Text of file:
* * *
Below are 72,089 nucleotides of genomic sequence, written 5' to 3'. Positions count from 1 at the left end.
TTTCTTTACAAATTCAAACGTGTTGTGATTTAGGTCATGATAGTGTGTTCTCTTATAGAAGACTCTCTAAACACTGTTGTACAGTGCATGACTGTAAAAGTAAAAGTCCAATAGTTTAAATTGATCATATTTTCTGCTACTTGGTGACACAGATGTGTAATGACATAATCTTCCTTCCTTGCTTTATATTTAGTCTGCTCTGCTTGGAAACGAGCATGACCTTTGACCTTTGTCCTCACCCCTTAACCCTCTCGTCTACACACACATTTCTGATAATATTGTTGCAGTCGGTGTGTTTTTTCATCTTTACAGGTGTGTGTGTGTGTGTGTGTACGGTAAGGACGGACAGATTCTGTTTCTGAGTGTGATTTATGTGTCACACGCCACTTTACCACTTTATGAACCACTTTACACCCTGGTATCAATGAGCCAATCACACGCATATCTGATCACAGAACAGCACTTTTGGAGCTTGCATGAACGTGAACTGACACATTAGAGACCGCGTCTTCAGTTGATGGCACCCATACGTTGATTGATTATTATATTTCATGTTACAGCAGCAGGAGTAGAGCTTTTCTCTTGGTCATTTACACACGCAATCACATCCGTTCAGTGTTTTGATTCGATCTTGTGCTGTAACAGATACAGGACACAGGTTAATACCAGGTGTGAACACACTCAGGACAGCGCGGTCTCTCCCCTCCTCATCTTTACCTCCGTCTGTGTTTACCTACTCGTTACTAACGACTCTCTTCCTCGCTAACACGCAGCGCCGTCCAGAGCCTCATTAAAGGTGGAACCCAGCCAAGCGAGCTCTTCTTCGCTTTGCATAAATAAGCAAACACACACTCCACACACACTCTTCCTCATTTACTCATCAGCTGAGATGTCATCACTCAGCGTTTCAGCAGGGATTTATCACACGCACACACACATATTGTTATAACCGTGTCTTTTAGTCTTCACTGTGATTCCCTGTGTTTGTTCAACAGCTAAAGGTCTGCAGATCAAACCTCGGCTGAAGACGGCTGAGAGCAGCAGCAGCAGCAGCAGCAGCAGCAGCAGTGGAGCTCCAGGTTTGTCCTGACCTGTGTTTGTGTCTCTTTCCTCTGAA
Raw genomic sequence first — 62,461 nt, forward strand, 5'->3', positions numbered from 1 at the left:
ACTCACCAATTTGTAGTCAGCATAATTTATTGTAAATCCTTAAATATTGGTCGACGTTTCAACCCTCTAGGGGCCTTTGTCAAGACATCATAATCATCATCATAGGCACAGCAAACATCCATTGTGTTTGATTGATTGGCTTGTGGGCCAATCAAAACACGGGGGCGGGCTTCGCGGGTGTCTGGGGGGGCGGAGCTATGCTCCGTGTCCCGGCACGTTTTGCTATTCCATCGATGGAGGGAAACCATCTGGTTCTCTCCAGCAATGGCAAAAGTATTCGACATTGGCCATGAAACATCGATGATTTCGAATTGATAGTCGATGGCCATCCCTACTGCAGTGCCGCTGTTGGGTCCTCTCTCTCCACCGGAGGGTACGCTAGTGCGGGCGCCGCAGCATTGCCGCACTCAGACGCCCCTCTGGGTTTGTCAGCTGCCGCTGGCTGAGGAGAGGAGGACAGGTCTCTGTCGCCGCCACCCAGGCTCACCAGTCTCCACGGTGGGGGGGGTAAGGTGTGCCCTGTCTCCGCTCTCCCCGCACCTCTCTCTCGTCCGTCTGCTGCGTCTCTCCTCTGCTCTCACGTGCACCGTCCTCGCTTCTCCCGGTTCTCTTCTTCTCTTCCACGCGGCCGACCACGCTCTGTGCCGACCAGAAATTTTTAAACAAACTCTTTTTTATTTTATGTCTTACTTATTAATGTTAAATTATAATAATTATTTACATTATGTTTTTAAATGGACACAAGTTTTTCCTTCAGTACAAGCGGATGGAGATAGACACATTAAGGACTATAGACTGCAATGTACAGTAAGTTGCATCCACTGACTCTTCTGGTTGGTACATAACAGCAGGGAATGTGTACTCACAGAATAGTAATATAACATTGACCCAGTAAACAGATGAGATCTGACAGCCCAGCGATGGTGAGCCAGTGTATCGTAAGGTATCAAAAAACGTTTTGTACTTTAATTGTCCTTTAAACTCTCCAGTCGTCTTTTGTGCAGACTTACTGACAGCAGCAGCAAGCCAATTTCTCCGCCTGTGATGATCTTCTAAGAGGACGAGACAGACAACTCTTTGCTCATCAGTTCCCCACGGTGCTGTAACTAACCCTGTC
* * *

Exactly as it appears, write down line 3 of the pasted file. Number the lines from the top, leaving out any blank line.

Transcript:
Raw genomic sequence first — 62,461 nt, forward strand, 5'->3', positions numbered from 1 at the left: